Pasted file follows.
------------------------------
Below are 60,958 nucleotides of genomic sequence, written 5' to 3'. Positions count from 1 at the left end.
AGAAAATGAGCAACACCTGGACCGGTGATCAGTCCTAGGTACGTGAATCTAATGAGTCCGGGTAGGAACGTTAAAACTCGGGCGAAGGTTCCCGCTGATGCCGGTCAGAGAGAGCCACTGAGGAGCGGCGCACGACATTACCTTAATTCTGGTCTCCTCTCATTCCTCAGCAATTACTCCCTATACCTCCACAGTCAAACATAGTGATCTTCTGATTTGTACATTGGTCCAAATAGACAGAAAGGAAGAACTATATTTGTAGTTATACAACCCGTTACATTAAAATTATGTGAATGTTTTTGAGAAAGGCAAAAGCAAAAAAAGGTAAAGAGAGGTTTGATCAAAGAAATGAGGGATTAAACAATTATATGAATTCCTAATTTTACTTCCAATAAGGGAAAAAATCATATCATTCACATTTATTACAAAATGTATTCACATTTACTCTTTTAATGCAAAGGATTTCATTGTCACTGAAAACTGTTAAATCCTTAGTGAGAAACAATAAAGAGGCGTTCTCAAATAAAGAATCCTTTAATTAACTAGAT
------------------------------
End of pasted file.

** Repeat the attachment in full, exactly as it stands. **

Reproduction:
Below are 60,958 nucleotides of genomic sequence, written 5' to 3'. Positions count from 1 at the left end.
AGAAAATGAGCAACACCTGGACCGGTGATCAGTCCTAGGTACGTGAATCTAATGAGTCCGGGTAGGAACGTTAAAACTCGGGCGAAGGTTCCCGCTGATGCCGGTCAGAGAGAGCCACTGAGGAGCGGCGCACGACATTACCTTAATTCTGGTCTCCTCTCATTCCTCAGCAATTACTCCCTATACCTCCACAGTCAAACATAGTGATCTTCTGATTTGTACATTGGTCCAAATAGACAGAAAGGAAGAACTATATTTGTAGTTATACAACCCGTTACATTAAAATTATGTGAATGTTTTTGAGAAAGGCAAAAGCAAAAAAAGGTAAAGAGAGGTTTGATCAAAGAAATGAGGGATTAAACAATTATATGAATTCCTAATTTTACTTCCAATAAGGGAAAAAATCATATCATTCACATTTATTACAAAATGTATTCACATTTACTCTTTTAATGCAAAGGATTTCATTGTCACTGAAAACTGTTAAATCCTTAGTGAGAAACAATAAAGAGGCGTTCTCAAATAAAGAATCCTTTAATTAACTAGAT